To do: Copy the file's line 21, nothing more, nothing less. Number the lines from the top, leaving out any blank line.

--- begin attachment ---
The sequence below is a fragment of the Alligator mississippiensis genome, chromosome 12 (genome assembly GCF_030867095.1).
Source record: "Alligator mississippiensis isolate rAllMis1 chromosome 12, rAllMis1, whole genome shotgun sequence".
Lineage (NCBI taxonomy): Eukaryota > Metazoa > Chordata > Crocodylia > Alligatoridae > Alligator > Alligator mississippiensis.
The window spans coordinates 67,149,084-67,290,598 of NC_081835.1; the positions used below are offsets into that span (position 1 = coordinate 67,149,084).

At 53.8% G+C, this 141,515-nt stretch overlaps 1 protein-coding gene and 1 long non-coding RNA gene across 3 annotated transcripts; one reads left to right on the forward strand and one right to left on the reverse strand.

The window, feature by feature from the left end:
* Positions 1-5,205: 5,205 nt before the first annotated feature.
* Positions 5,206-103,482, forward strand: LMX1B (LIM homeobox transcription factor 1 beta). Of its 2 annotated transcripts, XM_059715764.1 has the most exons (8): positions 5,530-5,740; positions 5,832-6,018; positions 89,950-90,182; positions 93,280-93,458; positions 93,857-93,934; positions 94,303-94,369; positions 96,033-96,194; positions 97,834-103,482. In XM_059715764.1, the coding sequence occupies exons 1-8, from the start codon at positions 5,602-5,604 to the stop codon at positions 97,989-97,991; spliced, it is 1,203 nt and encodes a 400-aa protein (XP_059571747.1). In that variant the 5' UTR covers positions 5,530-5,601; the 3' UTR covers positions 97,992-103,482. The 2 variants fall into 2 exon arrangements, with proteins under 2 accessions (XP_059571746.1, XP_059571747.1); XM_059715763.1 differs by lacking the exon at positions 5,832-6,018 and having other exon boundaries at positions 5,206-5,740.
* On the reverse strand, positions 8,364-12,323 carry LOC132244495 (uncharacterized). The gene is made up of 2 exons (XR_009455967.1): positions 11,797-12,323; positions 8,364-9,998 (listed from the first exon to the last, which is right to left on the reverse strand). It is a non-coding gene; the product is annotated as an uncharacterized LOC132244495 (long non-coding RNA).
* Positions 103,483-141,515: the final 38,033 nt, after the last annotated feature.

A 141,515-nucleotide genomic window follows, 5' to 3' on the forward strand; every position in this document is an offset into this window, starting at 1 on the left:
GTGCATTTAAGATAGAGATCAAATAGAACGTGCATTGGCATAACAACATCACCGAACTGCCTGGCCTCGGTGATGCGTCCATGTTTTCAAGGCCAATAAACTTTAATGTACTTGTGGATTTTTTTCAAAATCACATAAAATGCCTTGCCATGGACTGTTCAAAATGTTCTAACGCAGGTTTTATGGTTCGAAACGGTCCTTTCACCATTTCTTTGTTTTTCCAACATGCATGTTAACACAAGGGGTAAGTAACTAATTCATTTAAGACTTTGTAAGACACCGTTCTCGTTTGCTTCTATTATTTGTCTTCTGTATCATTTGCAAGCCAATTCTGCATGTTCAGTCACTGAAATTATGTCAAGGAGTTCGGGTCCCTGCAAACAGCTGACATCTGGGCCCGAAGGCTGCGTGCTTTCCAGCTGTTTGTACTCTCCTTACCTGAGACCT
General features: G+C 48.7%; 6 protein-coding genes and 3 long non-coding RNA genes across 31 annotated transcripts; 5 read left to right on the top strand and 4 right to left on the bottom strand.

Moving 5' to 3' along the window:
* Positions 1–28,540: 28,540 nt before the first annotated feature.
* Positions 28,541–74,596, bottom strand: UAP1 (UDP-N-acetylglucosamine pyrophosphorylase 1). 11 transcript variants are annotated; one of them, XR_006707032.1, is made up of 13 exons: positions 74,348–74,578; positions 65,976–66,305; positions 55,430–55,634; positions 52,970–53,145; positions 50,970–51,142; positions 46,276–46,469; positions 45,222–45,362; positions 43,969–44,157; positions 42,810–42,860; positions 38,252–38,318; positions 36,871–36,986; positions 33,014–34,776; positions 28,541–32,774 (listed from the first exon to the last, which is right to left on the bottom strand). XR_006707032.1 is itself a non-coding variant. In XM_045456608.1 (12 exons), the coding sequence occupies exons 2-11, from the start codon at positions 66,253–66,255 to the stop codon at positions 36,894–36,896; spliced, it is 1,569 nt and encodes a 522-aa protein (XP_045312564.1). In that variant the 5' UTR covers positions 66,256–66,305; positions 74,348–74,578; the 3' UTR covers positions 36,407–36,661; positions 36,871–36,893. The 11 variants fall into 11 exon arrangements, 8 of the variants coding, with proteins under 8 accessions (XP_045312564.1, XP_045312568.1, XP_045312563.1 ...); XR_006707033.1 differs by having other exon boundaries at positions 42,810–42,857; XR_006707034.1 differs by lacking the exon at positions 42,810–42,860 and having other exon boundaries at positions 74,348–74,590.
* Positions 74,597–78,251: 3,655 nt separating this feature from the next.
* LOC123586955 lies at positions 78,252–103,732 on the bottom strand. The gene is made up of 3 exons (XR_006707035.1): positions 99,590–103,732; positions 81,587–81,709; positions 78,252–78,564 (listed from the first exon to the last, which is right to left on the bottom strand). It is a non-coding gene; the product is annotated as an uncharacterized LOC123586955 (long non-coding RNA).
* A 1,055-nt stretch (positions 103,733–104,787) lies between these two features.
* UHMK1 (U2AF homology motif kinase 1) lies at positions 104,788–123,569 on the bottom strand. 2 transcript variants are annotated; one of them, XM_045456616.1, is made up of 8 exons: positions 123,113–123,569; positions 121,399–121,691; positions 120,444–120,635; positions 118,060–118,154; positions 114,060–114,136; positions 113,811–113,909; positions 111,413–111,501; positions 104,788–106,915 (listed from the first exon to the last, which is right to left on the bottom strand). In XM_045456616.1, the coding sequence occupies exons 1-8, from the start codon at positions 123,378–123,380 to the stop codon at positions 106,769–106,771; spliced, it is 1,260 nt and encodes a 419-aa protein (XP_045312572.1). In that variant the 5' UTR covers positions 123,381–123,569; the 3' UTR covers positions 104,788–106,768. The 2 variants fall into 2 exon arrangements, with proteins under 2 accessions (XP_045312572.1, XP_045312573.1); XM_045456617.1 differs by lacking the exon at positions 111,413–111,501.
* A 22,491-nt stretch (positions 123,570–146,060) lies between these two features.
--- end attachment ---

* A 22,491-nt stretch (positions 123,570–146,060) lies between these two features.